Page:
In the past year, I spent a lot of time studying. I signed up for online classes about painting, illustration, the children’s book market. I networked and met some awesome illustrators through Twitter and with all that new information swimming in my head, I felt like the more I knew, the better I would be at illustration.
Except for one thing: I stopped drawing.
My desk became cluttered with computer equipment, and I lost the space for drawing. I had stacks of books filled with notes, and stacks of empty sketchbooks. I felt inadequate. I didn’t know enough! I wasn’t prepared. I felt anxious when I would start to draw and would think “I need to do this first, then I can focus on drawing” Things I needed to do first included but not limited to:
- cleaning my desk
- finishing my laundry
- making lunch
- plucking my eyebrows
- organizing the towels in the closet
- taking a nap
- watch more tutorials
- watching a movie
- sharpening my pencils
- You get the idea, right?
Then I got a stupid cold in beginning of the year. I felt sick as a dog. So I drew a sick dog. He looked awful. I drew him again, and again. Laying in bed, breathing through my mouth, I drew a familiar puppy character from college over and over until I was happy. I drew him in bed, I drew him sitting on a couch, I drew him everywhere, and before I knew it, he was in an environment (something I convinced myself I couldn’t do). I needed to draw him somewhere to really emphasize how sick he was because I wanted everyone to know how sick I was. Then I thought “I bet I could make him better.” But I decided he was good enough, and I really did need to sleep then.
When I was a little girl, I drew horses. I loved horses. I wanted to surround myself with horses. I watched videos and studied books on how they moved and what they looked like. I studied their bone structure and how their muscles bunched up when they ran. I drew horses in class (and got in trouble a few times too!) and eventually when I was a senior finally got the knack of drawing a horse.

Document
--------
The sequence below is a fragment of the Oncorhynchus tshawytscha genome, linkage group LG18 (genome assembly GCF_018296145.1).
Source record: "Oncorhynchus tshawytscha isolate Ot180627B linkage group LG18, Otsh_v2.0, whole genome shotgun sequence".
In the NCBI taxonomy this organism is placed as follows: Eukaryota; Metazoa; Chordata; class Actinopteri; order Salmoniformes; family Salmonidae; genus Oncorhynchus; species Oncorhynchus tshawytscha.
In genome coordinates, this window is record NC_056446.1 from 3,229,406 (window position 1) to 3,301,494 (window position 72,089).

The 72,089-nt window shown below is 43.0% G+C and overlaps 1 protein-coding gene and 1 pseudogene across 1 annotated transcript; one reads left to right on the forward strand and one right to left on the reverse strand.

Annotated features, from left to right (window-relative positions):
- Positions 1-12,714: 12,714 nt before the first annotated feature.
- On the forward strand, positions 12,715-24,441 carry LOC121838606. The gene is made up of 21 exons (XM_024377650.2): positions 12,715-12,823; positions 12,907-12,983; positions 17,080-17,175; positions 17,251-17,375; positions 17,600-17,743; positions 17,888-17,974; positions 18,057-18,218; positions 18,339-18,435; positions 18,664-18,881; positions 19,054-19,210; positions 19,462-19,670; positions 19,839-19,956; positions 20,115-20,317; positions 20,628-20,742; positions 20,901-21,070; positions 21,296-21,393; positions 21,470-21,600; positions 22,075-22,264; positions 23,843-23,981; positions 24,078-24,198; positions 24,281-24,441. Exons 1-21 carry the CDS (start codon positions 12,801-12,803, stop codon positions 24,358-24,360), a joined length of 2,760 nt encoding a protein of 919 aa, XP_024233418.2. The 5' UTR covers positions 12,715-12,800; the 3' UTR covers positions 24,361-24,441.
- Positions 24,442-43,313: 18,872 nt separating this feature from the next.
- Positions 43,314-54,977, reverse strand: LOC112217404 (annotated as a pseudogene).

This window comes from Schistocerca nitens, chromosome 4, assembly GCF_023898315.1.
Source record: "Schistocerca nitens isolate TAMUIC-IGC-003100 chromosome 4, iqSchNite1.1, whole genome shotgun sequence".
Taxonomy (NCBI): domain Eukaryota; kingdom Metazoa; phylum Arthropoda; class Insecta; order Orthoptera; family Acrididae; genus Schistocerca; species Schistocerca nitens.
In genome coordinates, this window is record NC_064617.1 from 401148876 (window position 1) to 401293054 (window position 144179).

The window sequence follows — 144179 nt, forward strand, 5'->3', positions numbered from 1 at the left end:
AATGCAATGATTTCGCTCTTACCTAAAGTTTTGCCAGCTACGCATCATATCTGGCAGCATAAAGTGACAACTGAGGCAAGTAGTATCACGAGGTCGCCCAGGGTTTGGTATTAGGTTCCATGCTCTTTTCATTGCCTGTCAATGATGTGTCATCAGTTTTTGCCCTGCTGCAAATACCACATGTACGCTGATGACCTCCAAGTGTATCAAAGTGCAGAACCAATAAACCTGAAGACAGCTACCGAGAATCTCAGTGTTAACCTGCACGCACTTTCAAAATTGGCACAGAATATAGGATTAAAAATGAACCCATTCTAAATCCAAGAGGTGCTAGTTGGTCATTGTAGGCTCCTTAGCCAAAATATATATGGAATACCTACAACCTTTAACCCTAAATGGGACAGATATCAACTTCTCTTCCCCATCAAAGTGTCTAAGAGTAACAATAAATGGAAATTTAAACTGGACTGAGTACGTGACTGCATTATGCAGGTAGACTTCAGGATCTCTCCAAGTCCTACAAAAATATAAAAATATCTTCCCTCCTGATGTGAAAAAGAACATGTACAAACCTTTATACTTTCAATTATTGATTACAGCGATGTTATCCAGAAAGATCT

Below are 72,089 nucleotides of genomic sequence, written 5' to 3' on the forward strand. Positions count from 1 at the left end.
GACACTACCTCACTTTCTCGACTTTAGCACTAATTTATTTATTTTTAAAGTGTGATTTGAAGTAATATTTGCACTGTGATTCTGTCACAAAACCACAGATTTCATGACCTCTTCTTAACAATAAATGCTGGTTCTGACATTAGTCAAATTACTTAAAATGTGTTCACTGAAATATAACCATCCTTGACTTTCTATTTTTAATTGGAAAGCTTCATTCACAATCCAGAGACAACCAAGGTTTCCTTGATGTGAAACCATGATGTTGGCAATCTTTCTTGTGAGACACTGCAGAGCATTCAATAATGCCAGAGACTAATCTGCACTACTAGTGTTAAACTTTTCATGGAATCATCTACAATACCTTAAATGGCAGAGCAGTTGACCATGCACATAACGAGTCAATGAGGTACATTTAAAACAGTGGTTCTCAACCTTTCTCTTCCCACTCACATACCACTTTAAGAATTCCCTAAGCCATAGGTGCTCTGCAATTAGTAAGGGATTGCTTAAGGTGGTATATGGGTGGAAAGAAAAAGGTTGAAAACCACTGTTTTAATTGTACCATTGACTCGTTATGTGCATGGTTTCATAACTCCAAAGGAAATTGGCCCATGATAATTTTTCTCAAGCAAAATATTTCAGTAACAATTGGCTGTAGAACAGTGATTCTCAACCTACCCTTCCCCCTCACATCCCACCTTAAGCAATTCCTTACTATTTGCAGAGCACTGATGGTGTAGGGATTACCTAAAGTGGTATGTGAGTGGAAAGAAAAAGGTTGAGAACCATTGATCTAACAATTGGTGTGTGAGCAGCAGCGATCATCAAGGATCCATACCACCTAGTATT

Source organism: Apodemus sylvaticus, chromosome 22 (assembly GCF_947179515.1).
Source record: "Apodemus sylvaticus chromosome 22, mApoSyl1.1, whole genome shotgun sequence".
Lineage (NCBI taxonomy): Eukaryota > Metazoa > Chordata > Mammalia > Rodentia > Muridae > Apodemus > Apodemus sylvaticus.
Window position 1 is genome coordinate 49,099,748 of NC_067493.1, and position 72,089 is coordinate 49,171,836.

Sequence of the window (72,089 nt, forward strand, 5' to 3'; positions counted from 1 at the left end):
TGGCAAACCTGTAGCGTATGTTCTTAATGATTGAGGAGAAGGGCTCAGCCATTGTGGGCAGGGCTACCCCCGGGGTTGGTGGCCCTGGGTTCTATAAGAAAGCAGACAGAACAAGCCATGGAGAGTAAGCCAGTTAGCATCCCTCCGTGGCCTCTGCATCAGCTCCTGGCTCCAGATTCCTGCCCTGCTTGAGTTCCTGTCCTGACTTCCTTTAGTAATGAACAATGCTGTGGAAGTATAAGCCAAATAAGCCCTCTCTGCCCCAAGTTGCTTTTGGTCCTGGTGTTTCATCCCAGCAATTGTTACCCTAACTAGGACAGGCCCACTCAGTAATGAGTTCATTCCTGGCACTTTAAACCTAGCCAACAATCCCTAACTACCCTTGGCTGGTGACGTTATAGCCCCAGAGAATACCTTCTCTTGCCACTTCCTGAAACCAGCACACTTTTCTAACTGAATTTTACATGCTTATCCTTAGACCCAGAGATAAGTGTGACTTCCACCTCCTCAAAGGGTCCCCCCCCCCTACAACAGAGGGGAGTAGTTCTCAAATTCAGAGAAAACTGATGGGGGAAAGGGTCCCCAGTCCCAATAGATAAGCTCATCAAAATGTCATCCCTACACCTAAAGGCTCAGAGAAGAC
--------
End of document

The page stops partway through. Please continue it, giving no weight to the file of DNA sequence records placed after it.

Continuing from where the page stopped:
It occurred to me that I never doubted myself during those years that one day I could draw a realistic looking horse. I knew the simple truth. Art requires hard work, practice, failure and learning from mistakes before success is achieved. No where in that sentence is “perfection” part of the process. Now I am armed with my education, with the internet (although I still kept my photography book “Horses” and with a car to drive to places to look at things. Drawing the sick puppy reminded me that there’s no magic wand that makes a person draw better. There’s no guarantees of perfection, and perfection is non-existent. You just have to keep at it until you achieve the look you want and embrace the you-ness of it, which is that “style” thing we’re all obsessed over.
Well, that’s my two cents given ten times over. For fun, here’s a look at some of the horse drawings I’ve done over the years.